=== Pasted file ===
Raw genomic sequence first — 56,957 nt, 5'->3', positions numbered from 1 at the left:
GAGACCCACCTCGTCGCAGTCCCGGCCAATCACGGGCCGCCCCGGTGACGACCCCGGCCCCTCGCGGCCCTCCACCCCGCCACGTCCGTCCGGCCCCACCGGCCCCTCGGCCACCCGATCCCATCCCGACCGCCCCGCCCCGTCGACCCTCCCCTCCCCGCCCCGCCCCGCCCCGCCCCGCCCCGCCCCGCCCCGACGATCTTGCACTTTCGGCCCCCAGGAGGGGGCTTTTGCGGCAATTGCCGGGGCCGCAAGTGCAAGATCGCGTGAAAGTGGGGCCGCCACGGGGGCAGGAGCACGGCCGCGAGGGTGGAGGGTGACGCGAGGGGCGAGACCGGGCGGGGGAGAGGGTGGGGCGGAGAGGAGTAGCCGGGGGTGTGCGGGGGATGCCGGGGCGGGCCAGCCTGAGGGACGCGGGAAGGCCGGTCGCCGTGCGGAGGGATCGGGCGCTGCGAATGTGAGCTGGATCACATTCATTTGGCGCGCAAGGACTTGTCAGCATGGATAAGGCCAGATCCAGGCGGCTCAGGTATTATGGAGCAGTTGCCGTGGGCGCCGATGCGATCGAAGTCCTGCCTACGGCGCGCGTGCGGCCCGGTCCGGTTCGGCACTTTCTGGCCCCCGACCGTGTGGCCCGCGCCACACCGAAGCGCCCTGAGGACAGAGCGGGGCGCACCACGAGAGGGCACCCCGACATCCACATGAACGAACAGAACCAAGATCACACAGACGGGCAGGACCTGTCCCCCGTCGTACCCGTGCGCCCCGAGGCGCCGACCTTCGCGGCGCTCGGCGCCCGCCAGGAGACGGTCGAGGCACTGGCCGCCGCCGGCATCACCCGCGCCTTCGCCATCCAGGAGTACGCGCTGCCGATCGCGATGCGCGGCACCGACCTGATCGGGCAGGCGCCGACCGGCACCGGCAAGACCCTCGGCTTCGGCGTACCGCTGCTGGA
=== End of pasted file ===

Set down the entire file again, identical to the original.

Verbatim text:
Raw genomic sequence first — 56,957 nt, 5'->3', positions numbered from 1 at the left:
GAGACCCACCTCGTCGCAGTCCCGGCCAATCACGGGCCGCCCCGGTGACGACCCCGGCCCCTCGCGGCCCTCCACCCCGCCACGTCCGTCCGGCCCCACCGGCCCCTCGGCCACCCGATCCCATCCCGACCGCCCCGCCCCGTCGACCCTCCCCTCCCCGCCCCGCCCCGCCCCGCCCCGCCCCGCCCCGCCCCGACGATCTTGCACTTTCGGCCCCCAGGAGGGGGCTTTTGCGGCAATTGCCGGGGCCGCAAGTGCAAGATCGCGTGAAAGTGGGGCCGCCACGGGGGCAGGAGCACGGCCGCGAGGGTGGAGGGTGACGCGAGGGGCGAGACCGGGCGGGGGAGAGGGTGGGGCGGAGAGGAGTAGCCGGGGGTGTGCGGGGGATGCCGGGGCGGGCCAGCCTGAGGGACGCGGGAAGGCCGGTCGCCGTGCGGAGGGATCGGGCGCTGCGAATGTGAGCTGGATCACATTCATTTGGCGCGCAAGGACTTGTCAGCATGGATAAGGCCAGATCCAGGCGGCTCAGGTATTATGGAGCAGTTGCCGTGGGCGCCGATGCGATCGAAGTCCTGCCTACGGCGCGCGTGCGGCCCGGTCCGGTTCGGCACTTTCTGGCCCCCGACCGTGTGGCCCGCGCCACACCGAAGCGCCCTGAGGACAGAGCGGGGCGCACCACGAGAGGGCACCCCGACATCCACATGAACGAACAGAACCAAGATCACACAGACGGGCAGGACCTGTCCCCCGTCGTACCCGTGCGCCCCGAGGCGCCGACCTTCGCGGCGCTCGGCGCCCGCCAGGAGACGGTCGAGGCACTGGCCGCCGCCGGCATCACCCGCGCCTTCGCCATCCAGGAGTACGCGCTGCCGATCGCGATGCGCGGCACCGACCTGATCGGGCAGGCGCCGACCGGCACCGGCAAGACCCTCGGCTTCGGCGTACCGCTGCTGGA